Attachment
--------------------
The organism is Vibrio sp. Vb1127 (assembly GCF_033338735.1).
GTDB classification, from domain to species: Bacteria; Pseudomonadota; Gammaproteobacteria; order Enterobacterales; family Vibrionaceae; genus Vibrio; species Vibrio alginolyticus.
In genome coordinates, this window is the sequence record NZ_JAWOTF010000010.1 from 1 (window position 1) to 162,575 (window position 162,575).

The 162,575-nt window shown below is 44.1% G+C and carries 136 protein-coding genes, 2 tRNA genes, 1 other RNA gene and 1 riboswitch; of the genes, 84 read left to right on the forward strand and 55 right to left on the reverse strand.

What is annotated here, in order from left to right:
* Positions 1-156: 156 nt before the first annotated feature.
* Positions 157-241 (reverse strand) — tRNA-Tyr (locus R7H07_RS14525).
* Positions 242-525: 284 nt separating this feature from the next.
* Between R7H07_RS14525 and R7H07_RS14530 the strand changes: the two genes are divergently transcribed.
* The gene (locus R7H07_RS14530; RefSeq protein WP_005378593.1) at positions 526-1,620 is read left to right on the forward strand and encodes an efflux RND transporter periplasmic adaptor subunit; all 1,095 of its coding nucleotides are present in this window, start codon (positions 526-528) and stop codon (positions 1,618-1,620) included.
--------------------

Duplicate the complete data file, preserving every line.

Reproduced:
The organism is Vibrio sp. Vb1127 (assembly GCF_033338735.1).
GTDB classification, from domain to species: Bacteria; Pseudomonadota; Gammaproteobacteria; order Enterobacterales; family Vibrionaceae; genus Vibrio; species Vibrio alginolyticus.
In genome coordinates, this window is the sequence record NZ_JAWOTF010000010.1 from 1 (window position 1) to 162,575 (window position 162,575).

The 162,575-nt window shown below is 44.1% G+C and carries 136 protein-coding genes, 2 tRNA genes, 1 other RNA gene and 1 riboswitch; of the genes, 84 read left to right on the forward strand and 55 right to left on the reverse strand.

What is annotated here, in order from left to right:
* Positions 1-156: 156 nt before the first annotated feature.
* Positions 157-241 (reverse strand) — tRNA-Tyr (locus R7H07_RS14525).
* Positions 242-525: 284 nt separating this feature from the next.
* Between R7H07_RS14525 and R7H07_RS14530 the strand changes: the two genes are divergently transcribed.
* The gene (locus R7H07_RS14530; RefSeq protein WP_005378593.1) at positions 526-1,620 is read left to right on the forward strand and encodes an efflux RND transporter periplasmic adaptor subunit; all 1,095 of its coding nucleotides are present in this window, start codon (positions 526-528) and stop codon (positions 1,618-1,620) included.